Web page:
Three mothers in their early twenties astounded the Huduma Poa demand creation team after travelling over 12 km to attend a Huduma Poa Day in what they termed as search for long term family planning.

Alice Akinyi 23, Tabitha Awuor 24 and Caroline Adoyo 26 weathered a long journey on a treacherous road from Kadongo village to Kopanga Dispensary where the USAID supported Huduma Poa team was offering subsidised health services.

Tabitha, a mother of one said she has for a long time sought a contraceptive method that can serve her for several years as she intends to carefully space her children but the nearest and the only health facility to her is  a government run dispensary that offers only short term methods of family planning.

Buttressing Tabitha’s sentiments, Alice also a mother of one said they decided to come all the way since they understood the benefits of planning their families.

“We are living in hard economic times and it is only wise to have a family that you can ably provide for,” opined Alice.

The trio said they got the good news of Huduma Poa providing long term contraceptive services from one of the community health workers (CHWs) attached at Kopanga Dispensary.


Beatrice Akinyi, KMET/Huduma Poa field officer explains the various methods of contraception available for women at Kopanga Dispensary


Alice Akinyi, Tabitha Awuor andCaroline Adoyo alight from one of KMET/Huduma Poa Vehicles which offered them a ride on their way home

One of the key features of creating demand for health services within the Huduma  Poa Social franchise is enhancing contraceptive knowledge among health service consumers using CHWS.

Mr.Abok Barnabas, a Huduma Poa Quality Assurance Officer says that while educating the community,CHWS and the KMET demand creation team always grapple with demystify myths and misconception associated with family planning but the three mothers were different.

“They knew what they wanted and why. They just had no access to comprehensive contraceptive services and that is what Huduma Poa has availed,” added Mr.Abok who was among the health service providers during the event.

39 year old Beatrice Achieng says she has tried it all. She has used both modern and traditional methods of contraception but they have all failed her. She is a mother of seven.

She has brought along with her two of her daughters; the fifth born- a girl of six years and the last born an infant of one month.

She wants to stop giving birth forever.

We are at Lidha Dispensary in the heart of Gem constituency, Siaya County- a county with the third highest total fertility rate in Nyanza region of Kenya. Siaya registers a total fertility rate of 4.2 against the national of 3.9.

Beatrice is married and sells mandazi (buns) by the roadside to make a living. The husband too is not employed; he takes care of their small family garden where they grow some local vegetables and maize to feed the family.

She once used the three-month injectable contraceptive after bearing the fourth child but it had a lot of uncomfortable side effects so she stopped, during which she conceived her fifth child. She tried using a traditional method afterwards but it too failed resulting into the birth of her sixth child.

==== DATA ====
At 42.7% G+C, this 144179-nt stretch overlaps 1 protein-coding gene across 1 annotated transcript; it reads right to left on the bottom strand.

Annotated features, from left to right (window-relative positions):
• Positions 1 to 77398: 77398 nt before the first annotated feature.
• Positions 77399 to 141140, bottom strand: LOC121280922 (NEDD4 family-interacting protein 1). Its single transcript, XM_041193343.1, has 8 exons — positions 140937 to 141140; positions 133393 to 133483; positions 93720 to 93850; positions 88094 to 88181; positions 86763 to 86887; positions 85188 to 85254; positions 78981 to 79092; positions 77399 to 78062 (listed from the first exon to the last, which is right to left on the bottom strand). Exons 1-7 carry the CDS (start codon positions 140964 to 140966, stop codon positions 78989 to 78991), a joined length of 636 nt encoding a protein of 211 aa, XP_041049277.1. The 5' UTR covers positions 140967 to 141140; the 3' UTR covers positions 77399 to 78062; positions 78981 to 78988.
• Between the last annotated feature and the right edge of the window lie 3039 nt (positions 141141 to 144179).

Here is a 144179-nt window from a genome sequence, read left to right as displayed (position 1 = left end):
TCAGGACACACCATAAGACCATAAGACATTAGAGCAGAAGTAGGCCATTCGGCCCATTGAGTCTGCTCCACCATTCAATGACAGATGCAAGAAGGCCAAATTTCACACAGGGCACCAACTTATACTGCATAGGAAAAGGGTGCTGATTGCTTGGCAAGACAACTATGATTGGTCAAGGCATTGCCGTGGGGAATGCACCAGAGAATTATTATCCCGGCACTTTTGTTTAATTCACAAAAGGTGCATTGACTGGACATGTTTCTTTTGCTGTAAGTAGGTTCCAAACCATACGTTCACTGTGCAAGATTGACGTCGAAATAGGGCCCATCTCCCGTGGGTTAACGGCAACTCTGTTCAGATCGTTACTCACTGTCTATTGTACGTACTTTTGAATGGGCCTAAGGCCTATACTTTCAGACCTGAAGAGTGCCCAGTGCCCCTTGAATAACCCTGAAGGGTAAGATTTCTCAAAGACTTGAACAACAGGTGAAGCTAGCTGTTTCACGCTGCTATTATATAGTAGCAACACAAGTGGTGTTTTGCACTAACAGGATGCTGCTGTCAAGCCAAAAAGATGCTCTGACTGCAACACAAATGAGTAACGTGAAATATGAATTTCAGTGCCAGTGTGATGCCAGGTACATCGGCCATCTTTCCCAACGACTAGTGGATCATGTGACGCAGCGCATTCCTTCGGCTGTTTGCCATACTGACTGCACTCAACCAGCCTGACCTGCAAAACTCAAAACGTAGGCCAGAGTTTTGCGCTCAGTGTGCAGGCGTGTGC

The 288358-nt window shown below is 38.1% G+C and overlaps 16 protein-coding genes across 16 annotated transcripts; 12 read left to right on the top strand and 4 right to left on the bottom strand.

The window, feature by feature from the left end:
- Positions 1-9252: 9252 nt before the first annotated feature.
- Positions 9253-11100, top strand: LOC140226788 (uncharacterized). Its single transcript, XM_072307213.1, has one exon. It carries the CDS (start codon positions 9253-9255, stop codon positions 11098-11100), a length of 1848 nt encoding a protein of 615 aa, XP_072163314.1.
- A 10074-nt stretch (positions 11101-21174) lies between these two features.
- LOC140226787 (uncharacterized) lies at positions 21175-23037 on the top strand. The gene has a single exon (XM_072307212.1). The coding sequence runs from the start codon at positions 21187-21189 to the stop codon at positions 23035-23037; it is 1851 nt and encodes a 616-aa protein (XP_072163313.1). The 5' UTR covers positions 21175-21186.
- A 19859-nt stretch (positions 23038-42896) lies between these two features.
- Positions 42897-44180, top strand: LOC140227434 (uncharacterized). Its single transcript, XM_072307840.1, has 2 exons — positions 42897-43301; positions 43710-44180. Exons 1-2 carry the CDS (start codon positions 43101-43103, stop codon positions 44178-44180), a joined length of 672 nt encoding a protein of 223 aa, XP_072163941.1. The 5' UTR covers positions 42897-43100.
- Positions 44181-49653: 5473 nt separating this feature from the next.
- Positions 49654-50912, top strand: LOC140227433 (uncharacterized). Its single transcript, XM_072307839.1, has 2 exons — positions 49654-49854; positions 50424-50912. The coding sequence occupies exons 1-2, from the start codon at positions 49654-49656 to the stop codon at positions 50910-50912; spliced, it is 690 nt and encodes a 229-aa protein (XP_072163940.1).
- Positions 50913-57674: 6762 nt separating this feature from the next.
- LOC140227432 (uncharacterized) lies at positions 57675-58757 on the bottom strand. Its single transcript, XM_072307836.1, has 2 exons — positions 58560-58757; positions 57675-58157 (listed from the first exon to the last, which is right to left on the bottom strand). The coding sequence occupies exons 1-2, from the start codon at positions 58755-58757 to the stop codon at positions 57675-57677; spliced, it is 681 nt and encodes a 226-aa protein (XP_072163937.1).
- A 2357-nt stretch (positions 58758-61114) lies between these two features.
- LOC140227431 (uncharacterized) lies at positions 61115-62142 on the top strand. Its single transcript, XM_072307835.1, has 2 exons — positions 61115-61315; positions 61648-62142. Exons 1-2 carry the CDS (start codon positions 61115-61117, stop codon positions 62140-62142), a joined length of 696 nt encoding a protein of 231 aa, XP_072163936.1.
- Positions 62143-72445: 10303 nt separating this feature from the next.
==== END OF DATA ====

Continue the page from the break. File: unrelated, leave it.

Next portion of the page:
“After I gave birth to this girl the nurse advised me to use the Coil, but later on it gave me a lot of problems”, Beatrice narrates.  She experienced heavy bleeding and was initiated on a regimen of oral contraceptive pills to control the bleeding. This failed and the method was removed.

At the time of removal, the dispensary was experiencing a temporary stock out of implants so no other method was available for her. She was told to come back after a few weeks. She didn’t but instead sought counsel of a different traditional healer.

After paying 200 Kenya shillings she was given a cupful of boiled herbs which she was instructed to drink half and hang the other half on either the kitchen or bedroom roof. This was early 2014. She complied even though without the husband’s knowledge.

“You know how you men can be very difficult with such issues, I just decided to do all these things on my own for the sake of peace,” she responds to my inquiry as to why the husband was not in the picture.

Unfortunately Beatrice got pregnant once again and bore her seventh child. Life has become almost unbearable she says. Five of the children are in primary school and they cannot pay the entire fee needed.

“We don’t even know how our children perform in school, their report-forms have been held by the school until we pay up the fees for the term,” she somberly says.

Her first born daughter who is now 17 years left for the city (Kisumu) and they hardly communicate. Some relatives meet her once in a while in town but she doesn’t have a phone.

Today she wanted the nurse to tie her womb (sic) but she has been disappointed. The nurse has advised her that the procedure can only be done in Yala Sub County Referral Hospital which is a long distance away. The nearest private facility charges 2000 Kenya Shillings. She can never afford that she says.

She is taken in for counseling by one of the KMET Huduma Poa Quality Assurance Officers who was available on site. This was a joint health event day between the ministry of health and KMET.

Thirty minutes later she comes out and tells me she has chosen the three year implant as a temporary measure. We exchange contacts and part ways. But before that, she says if all had worked in her favor, she would have had four children maximum.

I called her on April 9th 2015, she was in her Shamba. Her last born baby is doing great, she is three months old now she says and most importantly she has not experienced any problem with the contraceptive, yet.


Emmanuel Oyier-Marketing Officer, KMET


Picture:  Beatrice Achieng, left and her fifth born daughter resting under a tree at Lidha Dispensary.